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US-Pakistan relations after bin Laden
Mon, 02 May 2011 11:40:16 GMT
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After losing the 2004 presidential elections, US Senator John Kerry said that one video message of Osama bin Laden cost him the presidency.

Days before the 2004 elections, bin Laden in a video message urged the US public not to elect incumbent President George W. Bush again. The message had quite the opposite but desired effect as President Bush was re-elected with a big margin of votes.

Osama Bin Laden's appearance just before the 2004 elections was a shrewd and calculated move where the Pakistani military helped Bush to retain the presidency for the second time. Bin Laden was never a dangerous and formidable enemy as the Americans led the world to believe. Actually, the myth around bin Laden's power, influence and reach was carefully orchestrated by the US.

Bin Laden wasn't a military commander or a guerrilla nor was he a religious or spiritual leader. He was not a politician either. He was a rich businessman and a friend of a former head of the Saudi intelligence agency who introduced him to the CIA in the 1980s. The CIA was looking for sponsors for its proxy war against the Soviet Union in Afghanistan. Bin Laden provided money and the CIA and the Pakistani Inter-Service Intelligence (ISI) helped in planning that war.

At the end of the Cold War, bin Laden was one of the characters that fulfilled the needs of the world's biggest imperialist power which was pursuing its strategic interest in the beginning of the 21st century using new tactics and means. Bin Laden was a tool, a puppet and an actor whose strings were in many hands. It is an old trick of imperialist powers to exaggerate threats and create fear among the public about real and perceived enemies.

Presenting threats out of proportion and enemies bigger than actually they are, Western militaries and secret services play mind games with their own public and the media are partners in the military mind games or psychological operations. During the Cold War, the US and its allies presented the Soviet Union as an evil power that was a threat to “civilization.” After the Cold War, the focus was on personalities such as the Serbian leader Slobodan Milosevic, Saddam Hussein or Osama bin Laden. All of them were presented as evil figures who wanted to destroy the West.

Probably retired Lieutenant General Mahmood Ahmed of the Pakistan Army and the then head of the CIA knew more about who was responsible for the September 11, 2001 attacks in New York and Washington but in the post-9/11 America, al-Qaeda was presented as the culprit and the biggest threat. Every Western TV network ran the same footage of alleged al-Qaeda training camps at unknown locations where some people were taking “military training” in a childish way. The training footage was a joke but it worked well in the charged atmosphere after the 9/11 incidents in the US.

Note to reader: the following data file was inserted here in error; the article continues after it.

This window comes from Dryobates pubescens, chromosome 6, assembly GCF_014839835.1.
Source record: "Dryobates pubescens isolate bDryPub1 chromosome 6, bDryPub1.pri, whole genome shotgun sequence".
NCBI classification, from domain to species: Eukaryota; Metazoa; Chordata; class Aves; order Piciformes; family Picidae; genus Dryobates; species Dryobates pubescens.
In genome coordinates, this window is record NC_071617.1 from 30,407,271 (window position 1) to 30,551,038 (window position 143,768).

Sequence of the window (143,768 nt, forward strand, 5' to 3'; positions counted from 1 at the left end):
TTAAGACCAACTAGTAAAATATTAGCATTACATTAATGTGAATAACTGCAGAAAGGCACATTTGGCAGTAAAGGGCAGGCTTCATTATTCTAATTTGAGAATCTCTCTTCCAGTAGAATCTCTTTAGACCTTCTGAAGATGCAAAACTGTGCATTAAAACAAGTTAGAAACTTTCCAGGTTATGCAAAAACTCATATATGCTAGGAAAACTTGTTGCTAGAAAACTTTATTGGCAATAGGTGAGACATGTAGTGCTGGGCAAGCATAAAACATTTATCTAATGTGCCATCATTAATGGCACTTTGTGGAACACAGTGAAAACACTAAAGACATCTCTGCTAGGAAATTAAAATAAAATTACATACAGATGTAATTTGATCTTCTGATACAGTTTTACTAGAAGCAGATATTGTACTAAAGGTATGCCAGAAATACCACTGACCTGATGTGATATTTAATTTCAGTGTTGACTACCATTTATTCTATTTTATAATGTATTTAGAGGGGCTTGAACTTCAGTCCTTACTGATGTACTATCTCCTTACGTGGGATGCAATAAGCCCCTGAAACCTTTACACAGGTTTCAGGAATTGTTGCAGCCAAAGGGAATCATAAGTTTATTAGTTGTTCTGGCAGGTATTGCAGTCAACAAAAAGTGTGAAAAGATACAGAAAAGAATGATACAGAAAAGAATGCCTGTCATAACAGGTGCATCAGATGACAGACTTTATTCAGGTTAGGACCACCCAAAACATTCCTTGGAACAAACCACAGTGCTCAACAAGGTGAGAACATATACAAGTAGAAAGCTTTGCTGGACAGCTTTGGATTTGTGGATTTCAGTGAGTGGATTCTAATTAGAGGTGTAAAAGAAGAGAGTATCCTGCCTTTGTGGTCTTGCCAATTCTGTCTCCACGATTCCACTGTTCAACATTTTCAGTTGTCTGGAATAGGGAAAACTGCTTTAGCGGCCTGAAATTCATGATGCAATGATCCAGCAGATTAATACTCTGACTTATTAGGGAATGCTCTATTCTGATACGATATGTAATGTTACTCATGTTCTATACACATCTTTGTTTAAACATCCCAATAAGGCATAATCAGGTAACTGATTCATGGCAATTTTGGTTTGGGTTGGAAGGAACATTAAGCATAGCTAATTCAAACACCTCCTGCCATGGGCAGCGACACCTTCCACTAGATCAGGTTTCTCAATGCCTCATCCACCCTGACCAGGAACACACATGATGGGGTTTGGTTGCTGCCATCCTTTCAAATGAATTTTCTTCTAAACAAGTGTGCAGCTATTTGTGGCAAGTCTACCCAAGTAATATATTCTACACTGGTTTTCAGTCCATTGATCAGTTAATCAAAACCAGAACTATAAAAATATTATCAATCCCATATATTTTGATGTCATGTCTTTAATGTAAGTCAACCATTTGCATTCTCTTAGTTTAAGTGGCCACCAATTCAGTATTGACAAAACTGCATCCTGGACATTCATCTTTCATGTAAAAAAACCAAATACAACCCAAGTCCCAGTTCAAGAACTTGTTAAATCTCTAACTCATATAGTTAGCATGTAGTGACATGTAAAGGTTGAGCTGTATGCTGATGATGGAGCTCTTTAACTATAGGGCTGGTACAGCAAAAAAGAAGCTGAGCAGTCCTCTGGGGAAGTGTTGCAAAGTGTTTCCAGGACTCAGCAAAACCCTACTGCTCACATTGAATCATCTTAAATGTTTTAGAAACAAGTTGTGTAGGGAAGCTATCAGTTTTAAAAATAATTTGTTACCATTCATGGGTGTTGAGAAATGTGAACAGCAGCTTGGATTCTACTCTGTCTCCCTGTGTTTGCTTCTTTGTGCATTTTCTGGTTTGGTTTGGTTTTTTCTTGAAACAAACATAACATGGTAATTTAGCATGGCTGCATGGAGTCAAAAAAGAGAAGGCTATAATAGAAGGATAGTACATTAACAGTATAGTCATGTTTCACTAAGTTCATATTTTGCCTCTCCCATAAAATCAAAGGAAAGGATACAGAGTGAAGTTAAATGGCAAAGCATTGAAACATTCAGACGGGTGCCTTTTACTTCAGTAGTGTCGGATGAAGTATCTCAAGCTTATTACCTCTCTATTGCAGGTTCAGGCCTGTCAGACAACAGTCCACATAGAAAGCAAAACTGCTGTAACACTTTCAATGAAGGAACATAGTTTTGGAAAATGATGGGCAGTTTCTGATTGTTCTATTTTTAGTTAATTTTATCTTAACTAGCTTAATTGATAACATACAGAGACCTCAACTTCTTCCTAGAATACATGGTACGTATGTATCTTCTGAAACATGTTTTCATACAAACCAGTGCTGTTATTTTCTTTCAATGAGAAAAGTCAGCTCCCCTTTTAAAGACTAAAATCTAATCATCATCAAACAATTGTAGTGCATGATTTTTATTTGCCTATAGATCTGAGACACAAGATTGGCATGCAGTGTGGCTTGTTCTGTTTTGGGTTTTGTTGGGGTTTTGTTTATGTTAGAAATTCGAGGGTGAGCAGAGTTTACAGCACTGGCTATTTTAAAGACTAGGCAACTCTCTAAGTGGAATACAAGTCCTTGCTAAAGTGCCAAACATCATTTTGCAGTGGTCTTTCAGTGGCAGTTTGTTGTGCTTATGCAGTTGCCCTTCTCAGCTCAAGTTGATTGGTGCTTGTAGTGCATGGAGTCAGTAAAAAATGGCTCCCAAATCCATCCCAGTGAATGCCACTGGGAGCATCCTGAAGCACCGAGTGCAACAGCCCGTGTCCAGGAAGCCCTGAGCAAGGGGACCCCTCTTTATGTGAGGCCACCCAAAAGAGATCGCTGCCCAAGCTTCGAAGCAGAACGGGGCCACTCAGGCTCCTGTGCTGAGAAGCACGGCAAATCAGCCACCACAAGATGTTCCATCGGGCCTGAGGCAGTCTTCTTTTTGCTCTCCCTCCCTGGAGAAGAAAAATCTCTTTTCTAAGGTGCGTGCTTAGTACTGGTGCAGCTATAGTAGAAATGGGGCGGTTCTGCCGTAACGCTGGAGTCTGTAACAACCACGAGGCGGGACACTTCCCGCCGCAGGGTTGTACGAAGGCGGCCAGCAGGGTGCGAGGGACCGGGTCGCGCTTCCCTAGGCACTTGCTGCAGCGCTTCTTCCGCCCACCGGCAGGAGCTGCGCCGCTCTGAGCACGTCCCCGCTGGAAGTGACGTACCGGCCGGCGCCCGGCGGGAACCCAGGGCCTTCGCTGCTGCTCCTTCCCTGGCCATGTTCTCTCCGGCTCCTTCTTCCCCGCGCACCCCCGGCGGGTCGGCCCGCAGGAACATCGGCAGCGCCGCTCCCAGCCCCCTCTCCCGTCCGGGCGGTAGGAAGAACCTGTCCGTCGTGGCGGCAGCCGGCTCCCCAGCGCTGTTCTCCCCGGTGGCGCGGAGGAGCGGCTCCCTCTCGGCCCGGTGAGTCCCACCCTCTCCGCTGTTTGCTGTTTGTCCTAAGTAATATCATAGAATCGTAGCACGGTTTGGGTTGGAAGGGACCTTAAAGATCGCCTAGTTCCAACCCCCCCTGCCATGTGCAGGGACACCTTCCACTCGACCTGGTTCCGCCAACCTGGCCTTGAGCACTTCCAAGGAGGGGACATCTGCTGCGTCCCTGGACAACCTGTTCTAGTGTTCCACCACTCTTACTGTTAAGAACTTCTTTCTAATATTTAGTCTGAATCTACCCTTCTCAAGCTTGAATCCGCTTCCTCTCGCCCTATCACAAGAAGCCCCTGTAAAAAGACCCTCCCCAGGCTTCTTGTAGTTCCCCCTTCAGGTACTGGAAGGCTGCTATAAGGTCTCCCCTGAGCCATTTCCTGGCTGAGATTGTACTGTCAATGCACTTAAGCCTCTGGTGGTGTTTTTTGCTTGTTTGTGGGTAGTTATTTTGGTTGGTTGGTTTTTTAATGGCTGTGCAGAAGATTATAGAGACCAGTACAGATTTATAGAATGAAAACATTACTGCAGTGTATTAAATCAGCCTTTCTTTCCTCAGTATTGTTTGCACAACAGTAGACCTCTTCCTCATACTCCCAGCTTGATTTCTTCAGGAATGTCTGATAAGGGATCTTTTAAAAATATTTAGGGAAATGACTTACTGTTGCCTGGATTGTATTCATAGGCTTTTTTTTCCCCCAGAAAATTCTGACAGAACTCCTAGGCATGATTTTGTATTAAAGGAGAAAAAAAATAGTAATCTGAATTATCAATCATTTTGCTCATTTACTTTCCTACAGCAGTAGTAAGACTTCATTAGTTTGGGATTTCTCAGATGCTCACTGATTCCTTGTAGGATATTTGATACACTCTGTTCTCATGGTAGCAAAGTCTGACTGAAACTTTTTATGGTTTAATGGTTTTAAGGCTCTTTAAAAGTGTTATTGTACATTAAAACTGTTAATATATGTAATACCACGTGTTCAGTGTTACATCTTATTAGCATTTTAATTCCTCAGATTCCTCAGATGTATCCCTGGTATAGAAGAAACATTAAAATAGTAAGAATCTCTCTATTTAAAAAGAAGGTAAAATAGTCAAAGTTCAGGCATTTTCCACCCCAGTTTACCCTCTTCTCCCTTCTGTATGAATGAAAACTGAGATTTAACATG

In the last 10 years, bin Laden, however, became a symbol of resistance against the US presence in the Middle East, and unjust, bloody and aggressive policies of the United States. The imaginary character of bin Laden has been much more attractive and effective than the real and physical man known as Osama bin Laden.

It seems that Pakistanis could not use the bin Laden card any more as relations between Pakistan's intelligence agency, the ISI, and the CIA have been heading towards a dead-end in recent months. Americans were looking for an excuse to corner Pakistan and the new head of the CIA General David Petraeus, who is a master in psychological warfare, appears to have dangerous designs for Pakistan. The Pakistani military sensed the US intentions and used a counterpunch in the form of bin Laden's dead body. Now Pakistan can say that it has provided the US government with an opportunity to kill its “public enemy number one.” It shows Pakistan's sincerity and commitment to the US as an ally. Pakistan hopes that the elimination of bin Laden will pave the way to the end of the “war on terror” and ultimately reduce the pressure on Pakistan.

But the death of bin Laden may bring more troubles for Pakistan. The killing of bin Laden by the US forces on the Pakistani land could lead to public anger in the country and put the military and government into serious political difficulties. Militants from around the world may see Pakistan as an enemy and can target it because it is easy to stage terrorist acts there. More bloodshed is expected in Pakistan, a cost that the state has been paying by joining the so-called “war on terror.”

It is time for Pakistan to put its own house in order. It needs internal unity and stability. The Pakistanis military has made the right decision to get rid of bin Laden and deflate the balloon of the US “war on terror.” But it will not deter the US from chasing Pakistan. The US is not an ally or friend of Pakistan. In reality, the United States wants to neutralize Pakistan's nuclear capabilities as Pakistan and Iran are the only Muslim countries which can challenge US imperialistic policies in the Muslim World.

SHP/AKM
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